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Pittsburgh by Ann Miner


Evita
Pittsburgh CLO


Caroline Bowman and Josh Young
Presented as part of the Pittsburgh CLO season, the current touring production of Evita has arrived for a brief stay. Based on the 2012 Broadway revival production, this is a fairly straightforward telling of Eva Duarte's ascent to a position of power, through her marriage to Juan Perón, in the 1940s and early '50s Argentina. Eva Perón was beloved by the country's working class, feeling she was, by her roots, one of them; they referred to her by the affectionate nickname of Evita. The musical depicts Eva as an opportunistic young woman, using sex as a way to climb the social ladder, until she met Perón, who was able to offer her fame and influence as he was soon to be elected President of Argentina. She concentrated on labor rights and women's issues before becoming ill with cancer, which brought an early death at the age of 33.

The score by Andrew Lloyd Webber and Tim Rice is Latin-inflected with a number of ballads (a 1980s pop sound is occasionally detected). The performances of this somewhat smaller (than the original Broadway production) cast varies. In the almost Biography channel style treatment of this life story, the ensemble is called on to play a number of characters, from Argentinean citizens to young Eva's series of lovers to military personnel, and they are quite proficient at doing so. There are two identifiable characters: tango singer Magaldi, whose romantic relationship with Eva may or may not have actually taken place; and the young mistress of Juan Perón, whom Eva promptly dismisses and replaces. At the performance I attended, John Stellard played Magaldi (Christopher Johnstone is listed for the role) and seemed a bit tenuous, though he sings the nightclub tango "On This Night of a Thousand Stars" well. As the mistress, Krystina Alabado shows a lovely voice on the wistful "Another Suitcase in Another Hall."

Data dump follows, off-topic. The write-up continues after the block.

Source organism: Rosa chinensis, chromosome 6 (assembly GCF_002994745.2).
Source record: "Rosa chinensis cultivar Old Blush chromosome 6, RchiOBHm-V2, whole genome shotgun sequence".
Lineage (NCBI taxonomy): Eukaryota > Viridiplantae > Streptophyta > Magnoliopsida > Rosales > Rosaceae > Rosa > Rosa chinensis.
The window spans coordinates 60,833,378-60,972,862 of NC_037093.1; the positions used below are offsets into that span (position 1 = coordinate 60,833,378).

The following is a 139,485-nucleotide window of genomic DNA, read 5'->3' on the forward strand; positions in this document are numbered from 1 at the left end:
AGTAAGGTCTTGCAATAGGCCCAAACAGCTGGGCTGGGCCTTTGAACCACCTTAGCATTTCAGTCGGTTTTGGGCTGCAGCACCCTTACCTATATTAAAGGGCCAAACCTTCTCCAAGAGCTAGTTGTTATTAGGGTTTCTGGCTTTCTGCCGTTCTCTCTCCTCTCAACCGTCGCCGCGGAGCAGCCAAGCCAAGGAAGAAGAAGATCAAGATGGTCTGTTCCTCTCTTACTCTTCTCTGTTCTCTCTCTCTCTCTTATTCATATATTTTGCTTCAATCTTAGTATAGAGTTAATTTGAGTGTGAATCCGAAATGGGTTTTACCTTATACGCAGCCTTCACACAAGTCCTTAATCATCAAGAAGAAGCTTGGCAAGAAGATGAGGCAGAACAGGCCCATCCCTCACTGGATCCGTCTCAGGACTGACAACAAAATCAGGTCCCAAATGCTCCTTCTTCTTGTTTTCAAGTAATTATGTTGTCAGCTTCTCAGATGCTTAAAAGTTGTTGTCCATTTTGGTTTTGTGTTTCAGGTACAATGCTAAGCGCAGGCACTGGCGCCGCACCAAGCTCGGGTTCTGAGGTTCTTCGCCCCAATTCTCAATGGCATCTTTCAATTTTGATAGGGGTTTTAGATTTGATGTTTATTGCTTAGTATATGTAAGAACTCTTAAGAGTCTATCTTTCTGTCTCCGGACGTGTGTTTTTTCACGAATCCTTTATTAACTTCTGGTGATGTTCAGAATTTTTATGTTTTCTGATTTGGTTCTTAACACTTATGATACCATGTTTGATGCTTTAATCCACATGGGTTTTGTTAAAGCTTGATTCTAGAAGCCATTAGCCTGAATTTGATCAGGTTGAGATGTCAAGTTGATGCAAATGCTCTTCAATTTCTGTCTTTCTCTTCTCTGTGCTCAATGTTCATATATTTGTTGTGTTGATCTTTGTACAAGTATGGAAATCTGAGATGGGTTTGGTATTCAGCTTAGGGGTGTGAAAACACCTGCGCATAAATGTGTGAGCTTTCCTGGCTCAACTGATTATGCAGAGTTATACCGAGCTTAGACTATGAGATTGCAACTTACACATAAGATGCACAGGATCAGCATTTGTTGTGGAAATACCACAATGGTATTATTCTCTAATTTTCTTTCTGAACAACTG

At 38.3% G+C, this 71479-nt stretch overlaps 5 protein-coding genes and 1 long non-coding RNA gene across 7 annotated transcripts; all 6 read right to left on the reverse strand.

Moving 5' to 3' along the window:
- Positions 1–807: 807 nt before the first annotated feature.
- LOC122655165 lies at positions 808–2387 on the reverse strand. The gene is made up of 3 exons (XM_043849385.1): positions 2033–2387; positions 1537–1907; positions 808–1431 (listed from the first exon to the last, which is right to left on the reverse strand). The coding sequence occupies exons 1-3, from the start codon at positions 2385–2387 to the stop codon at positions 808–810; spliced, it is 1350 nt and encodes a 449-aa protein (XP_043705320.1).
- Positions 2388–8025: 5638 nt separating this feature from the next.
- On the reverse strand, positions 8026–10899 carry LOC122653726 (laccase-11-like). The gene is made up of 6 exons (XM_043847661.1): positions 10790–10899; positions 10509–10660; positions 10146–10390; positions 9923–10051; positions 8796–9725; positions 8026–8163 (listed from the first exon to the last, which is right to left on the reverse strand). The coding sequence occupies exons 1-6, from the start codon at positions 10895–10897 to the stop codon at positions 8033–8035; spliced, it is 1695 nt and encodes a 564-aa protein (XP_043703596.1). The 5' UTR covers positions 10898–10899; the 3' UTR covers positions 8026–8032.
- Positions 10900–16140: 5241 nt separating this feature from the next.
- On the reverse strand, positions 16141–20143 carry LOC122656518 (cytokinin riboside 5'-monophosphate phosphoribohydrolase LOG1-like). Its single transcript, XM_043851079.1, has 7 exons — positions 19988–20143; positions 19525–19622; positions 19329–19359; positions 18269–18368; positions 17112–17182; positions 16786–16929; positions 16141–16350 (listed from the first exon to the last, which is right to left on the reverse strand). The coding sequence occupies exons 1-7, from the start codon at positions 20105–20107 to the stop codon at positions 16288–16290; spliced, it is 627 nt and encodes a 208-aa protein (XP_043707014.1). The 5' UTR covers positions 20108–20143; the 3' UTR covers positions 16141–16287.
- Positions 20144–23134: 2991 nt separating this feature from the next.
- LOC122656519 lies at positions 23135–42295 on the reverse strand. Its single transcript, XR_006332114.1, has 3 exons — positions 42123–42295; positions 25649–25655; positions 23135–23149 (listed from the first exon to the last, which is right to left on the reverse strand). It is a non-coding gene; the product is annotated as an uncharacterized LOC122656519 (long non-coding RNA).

Caroline Bowman plays Eva, and she shows seasoned and accomplished acting and vocal talents. However, she does not show us the special quality ("star quality," as it is referred to in the show) and magnetism that Eva must have had to end up where she did, and to have been as beloved to her public as she was. The two stand out performance are Sean MacLaughlin as Juan Perón and Josh Young as Ché, the one-man Greek chorus and our guide. MacLaughlin is a powerful singer, and he presents a strong and confident Perón; who appreciates his wife's profound connection with "the people." And Josh Young is the key to the success of this production: through a terrific performance, he fleshes out the story with musical commentary and narration. His contribution is quite stunning.

From the Broadway revival, Michael Grandage (direction), Rob Ashford (choreography), Christopher Oram (scenic and costume design), Neil Austin (lighting design) and Mick Potter (sound design) contribute the elements for an impressive touring production through mostly literal storytelling—with the exception being the scenes involving Ché, and they are well integrated.

This production would be a solid introduction to Evita, though it might not be completely clear how Eva Perón became such an iconic figure. The numerous admirable aspects of the production may or may not be enough for those who have seen a really strong Eva, though Young's performance was for me.

Evita, at the Benedum Center through July 13. For tickets visit trustarts.culturaldistrict.org.For more information on the tour, visit www.evitaonbroadway.com/tour.html.


Photo: Richard Termine


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-- Ann Miner



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